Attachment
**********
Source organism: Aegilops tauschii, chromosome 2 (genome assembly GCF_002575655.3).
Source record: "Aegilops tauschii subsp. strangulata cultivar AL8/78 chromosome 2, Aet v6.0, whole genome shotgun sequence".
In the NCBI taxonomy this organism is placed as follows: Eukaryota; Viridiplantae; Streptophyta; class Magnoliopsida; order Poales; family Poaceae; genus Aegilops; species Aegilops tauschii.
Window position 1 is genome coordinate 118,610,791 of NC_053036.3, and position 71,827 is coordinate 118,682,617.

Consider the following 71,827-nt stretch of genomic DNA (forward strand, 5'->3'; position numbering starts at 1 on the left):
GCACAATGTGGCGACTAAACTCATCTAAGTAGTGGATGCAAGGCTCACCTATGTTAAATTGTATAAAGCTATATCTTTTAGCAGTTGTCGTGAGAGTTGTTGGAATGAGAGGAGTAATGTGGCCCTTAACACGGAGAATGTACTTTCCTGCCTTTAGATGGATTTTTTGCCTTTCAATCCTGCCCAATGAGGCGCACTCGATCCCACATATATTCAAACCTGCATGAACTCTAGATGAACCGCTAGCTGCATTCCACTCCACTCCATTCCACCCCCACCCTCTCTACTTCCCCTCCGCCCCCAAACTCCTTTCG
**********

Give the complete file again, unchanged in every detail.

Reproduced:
Source organism: Aegilops tauschii, chromosome 2 (genome assembly GCF_002575655.3).
Source record: "Aegilops tauschii subsp. strangulata cultivar AL8/78 chromosome 2, Aet v6.0, whole genome shotgun sequence".
In the NCBI taxonomy this organism is placed as follows: Eukaryota; Viridiplantae; Streptophyta; class Magnoliopsida; order Poales; family Poaceae; genus Aegilops; species Aegilops tauschii.
Window position 1 is genome coordinate 118,610,791 of NC_053036.3, and position 71,827 is coordinate 118,682,617.

Consider the following 71,827-nt stretch of genomic DNA (forward strand, 5'->3'; position numbering starts at 1 on the left):
GCACAATGTGGCGACTAAACTCATCTAAGTAGTGGATGCAAGGCTCACCTATGTTAAATTGTATAAAGCTATATCTTTTAGCAGTTGTCGTGAGAGTTGTTGGAATGAGAGGAGTAATGTGGCCCTTAACACGGAGAATGTACTTTCCTGCCTTTAGATGGATTTTTTGCCTTTCAATCCTGCCCAATGAGGCGCACTCGATCCCACATATATTCAAACCTGCATGAACTCTAGATGAACCGCTAGCTGCATTCCACTCCACTCCATTCCACCCCCACCCTCTCTACTTCCCCTCCGCCCCCAAACTCCTTTCG